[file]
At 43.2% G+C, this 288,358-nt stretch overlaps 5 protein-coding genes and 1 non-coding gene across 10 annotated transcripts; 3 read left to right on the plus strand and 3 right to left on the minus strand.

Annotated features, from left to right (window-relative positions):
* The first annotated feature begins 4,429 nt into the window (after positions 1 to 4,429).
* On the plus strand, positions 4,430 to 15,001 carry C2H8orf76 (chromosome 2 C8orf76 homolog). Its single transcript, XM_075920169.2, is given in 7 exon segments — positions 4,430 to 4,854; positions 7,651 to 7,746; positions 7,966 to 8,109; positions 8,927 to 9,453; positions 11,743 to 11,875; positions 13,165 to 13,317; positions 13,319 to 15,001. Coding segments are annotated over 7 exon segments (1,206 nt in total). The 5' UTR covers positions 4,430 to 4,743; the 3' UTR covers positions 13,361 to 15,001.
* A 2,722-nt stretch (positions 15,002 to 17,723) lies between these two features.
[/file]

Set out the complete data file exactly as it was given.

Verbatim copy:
At 43.2% G+C, this 288,358-nt stretch overlaps 5 protein-coding genes and 1 non-coding gene across 10 annotated transcripts; 3 read left to right on the plus strand and 3 right to left on the minus strand.

Annotated features, from left to right (window-relative positions):
* The first annotated feature begins 4,429 nt into the window (after positions 1 to 4,429).
* On the plus strand, positions 4,430 to 15,001 carry C2H8orf76 (chromosome 2 C8orf76 homolog). Its single transcript, XM_075920169.2, is given in 7 exon segments — positions 4,430 to 4,854; positions 7,651 to 7,746; positions 7,966 to 8,109; positions 8,927 to 9,453; positions 11,743 to 11,875; positions 13,165 to 13,317; positions 13,319 to 15,001. Coding segments are annotated over 7 exon segments (1,206 nt in total). The 5' UTR covers positions 4,430 to 4,743; the 3' UTR covers positions 13,361 to 15,001.
* A 2,722-nt stretch (positions 15,002 to 17,723) lies between these two features.